You’ve doubtless seen, read, or had shouted at you dozens of articles, studies, and artistic renditions on the necessity of sleep. Going into that dream-filled or dream-less state is, the many “they” say, required for life. At least, for a life well-lived. And for a long time I’ve maintained a loose relationship with that idea.
Namely, from night to night the amount of sleep I’d manage would swing wildly. Sometimes 7 hours, sometimes 5. This, especially, came about in the traveling days when a delayed flight and an early presentation could mean arriving at the hotel at 1 AM and getting into the conference room, dressed and ready to present, at 7.
Guess what? With a couple of espresso shots, it wasn’t all that terrible. The eyes drooped, perhaps, and I certainly wasn’t going out that night, but I could swing the presentation and make a successful day out of it. Caffeine became a crutch, but a useful one that didn’t bother to judge how many trips I made to the coffee shop.
With writing, it doesn’t work the same way. I can’t, after four or five hours, even six, come up with words in quite the same way. It’s like the mind is stuck in mud – I can see where I want to go, but have to work so much harder to cover the same distance that, the day before, I could speed along. It’s simply more difficult (for me) to write creatively than it was to present, answer emails, or partake in meetings all day.
In the time I’ve been doing this, though, I’ve come up with a few tricks for getting through a day when I’m tired – and I should note that I’m not a napper unless I’m sick or so dead tired that nothing’s going to happen except lethargy.
I’ve talked about dictation before, but it really shines on those days when I’m struggling to get the finger music going. If I’m zonking out, I’ll actually take the glasses off, lean back in the chair, and hold the mic close and just talk. The result is messier than normal typing, sure, but I find editing to be a faster process than writing from scratch anyway. As a result, my tired eyes don’t stare at a screen and I can get, if nothing else, the core of some scenes down. Then I’ll go back and butter them up on the next day. Just getting away from a blank page sometimes acts as that first step, and then I’m off and running, even if I’m still waking up.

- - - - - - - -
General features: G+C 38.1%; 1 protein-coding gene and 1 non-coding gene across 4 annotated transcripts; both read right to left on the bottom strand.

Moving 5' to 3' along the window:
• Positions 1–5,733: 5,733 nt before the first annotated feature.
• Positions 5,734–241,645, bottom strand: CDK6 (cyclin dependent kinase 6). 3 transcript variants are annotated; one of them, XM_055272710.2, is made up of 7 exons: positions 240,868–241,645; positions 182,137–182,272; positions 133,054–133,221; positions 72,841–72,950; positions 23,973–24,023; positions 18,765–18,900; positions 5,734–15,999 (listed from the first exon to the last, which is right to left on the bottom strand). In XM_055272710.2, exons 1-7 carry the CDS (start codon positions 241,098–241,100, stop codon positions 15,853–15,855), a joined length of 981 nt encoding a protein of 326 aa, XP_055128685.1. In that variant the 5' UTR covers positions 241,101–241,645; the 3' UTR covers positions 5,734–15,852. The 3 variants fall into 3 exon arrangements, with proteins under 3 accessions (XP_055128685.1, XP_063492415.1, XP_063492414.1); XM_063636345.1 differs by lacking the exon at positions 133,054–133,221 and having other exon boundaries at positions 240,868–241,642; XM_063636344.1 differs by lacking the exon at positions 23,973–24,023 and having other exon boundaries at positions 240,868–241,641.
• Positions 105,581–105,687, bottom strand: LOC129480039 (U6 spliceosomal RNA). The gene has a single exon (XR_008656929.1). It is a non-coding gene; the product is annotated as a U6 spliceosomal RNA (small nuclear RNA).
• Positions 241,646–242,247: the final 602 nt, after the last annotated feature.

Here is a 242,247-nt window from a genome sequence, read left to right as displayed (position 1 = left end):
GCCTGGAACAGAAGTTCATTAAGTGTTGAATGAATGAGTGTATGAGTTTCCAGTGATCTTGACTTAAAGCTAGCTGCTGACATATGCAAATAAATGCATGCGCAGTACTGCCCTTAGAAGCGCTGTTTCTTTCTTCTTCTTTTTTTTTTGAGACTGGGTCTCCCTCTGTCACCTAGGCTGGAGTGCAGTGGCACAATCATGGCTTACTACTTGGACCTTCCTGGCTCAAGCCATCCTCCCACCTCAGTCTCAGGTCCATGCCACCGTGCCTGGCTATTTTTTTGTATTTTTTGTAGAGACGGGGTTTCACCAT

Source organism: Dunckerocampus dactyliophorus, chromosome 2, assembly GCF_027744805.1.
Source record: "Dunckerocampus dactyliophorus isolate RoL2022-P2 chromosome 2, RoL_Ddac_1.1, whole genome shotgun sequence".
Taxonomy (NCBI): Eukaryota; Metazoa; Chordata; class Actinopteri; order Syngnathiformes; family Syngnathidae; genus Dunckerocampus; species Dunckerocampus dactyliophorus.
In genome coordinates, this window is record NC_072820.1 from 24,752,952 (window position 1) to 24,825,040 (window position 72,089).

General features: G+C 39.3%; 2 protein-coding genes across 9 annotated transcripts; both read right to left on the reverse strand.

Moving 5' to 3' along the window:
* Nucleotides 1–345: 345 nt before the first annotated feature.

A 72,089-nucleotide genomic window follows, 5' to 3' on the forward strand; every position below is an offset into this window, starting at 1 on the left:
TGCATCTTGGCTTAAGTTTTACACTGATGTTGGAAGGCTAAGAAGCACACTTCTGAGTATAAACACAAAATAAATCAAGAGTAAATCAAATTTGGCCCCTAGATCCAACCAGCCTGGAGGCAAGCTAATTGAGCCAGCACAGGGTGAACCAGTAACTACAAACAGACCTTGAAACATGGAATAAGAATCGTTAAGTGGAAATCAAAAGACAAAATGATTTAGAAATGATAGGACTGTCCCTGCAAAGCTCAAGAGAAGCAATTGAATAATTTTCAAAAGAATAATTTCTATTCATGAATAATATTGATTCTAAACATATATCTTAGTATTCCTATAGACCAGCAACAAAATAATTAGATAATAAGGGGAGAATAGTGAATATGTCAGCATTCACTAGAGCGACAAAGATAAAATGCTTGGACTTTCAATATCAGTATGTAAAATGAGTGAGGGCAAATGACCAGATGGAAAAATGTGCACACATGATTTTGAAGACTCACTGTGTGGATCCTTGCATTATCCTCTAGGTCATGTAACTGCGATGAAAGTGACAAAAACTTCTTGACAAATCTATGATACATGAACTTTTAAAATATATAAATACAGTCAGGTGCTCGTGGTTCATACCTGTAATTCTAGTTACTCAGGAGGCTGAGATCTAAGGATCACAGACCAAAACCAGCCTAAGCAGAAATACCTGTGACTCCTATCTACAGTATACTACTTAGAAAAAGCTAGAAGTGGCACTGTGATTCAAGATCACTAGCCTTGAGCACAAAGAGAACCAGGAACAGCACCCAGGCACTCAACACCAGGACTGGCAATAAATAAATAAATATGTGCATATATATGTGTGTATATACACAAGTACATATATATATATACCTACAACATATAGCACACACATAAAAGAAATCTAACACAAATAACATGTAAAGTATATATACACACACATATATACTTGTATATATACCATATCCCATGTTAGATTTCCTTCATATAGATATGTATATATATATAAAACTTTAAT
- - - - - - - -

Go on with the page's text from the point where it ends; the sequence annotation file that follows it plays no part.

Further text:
Another way to do this is to walk around and talk into a recording device, like your phone, and transcribe. Moving around helps keep you awake, and I’ve found that I can come up with good ideas while on the move that I don’t while sitting down – I read once that there’s a theory around walking being healthy for the mind because, way back in the day, humans used to wander around most of the time, so our minds are used to working while on the go. I dunno. It works.
2. Change Tasks More Frequently
I’m not saying “multitask”, but rather attempt to swap what you’re working on every 20-30 minutes (like the Pomodoro method, for example). Unless you’re really into a scene or whatever it is you’re doing, I’ve found that swapping up activities is like blowing a bit of fresh air into the smoldering fire of your brain on low sleep. It can ignite some sparks, get you jazzed a bit. So what I’ll do is write a scene, then do something like wash the dishes, clean a room, or chase the cats around the house like an insane person as a way of giving the tired brain a break. Note there that I don’t say “switch from writing to another computer task” because I’m trying, here, to give my eyes a rest from the screen too. Ultimately, what tasks you want to switch between is your call, but give it a try.
3. Get some exercise
Yeah, working out when you’re tired might seem like the opposite of a plan. It might, in fact, seem like I’m just spouting nonsense (and I’m neither a doctor, nor a personal trainer, but a writer, so it’s likely that this is all pointless meandering). Still, a workout often does wonders for my attitude on a down day. Doesn’t mean I’m talking about loading up the bench press and shooting for a personal best, or doing a marathon just ’cause you didn’t get your full eight hours, but maybe you do some push-ups and situps for 30 minutes, or take a jog around the neighborhood. Get the blood flowing and all that. I’ll often make a point to walk to the nearby coffee shop, getting the ol’ 2-for-1 benefit of exercise and caffeine.
Lastly, of course, is making sure you get the amount of sleep you need the next night. One of the things Nicole have done, though we don’t always succeed at it, is understand the amount of time it takes us to get ready for bed, and adjust our “bed time” such that we’re generally falling asleep at the same time most nights. This did mean sacrificing some time that we’d normally spend watching a movie or playing a game, but the result is that we’re getting the sleep we need to be productive more days than not, which is the real benefit.
Also, sleep is quite nifty. If you haven’t tried it, you should!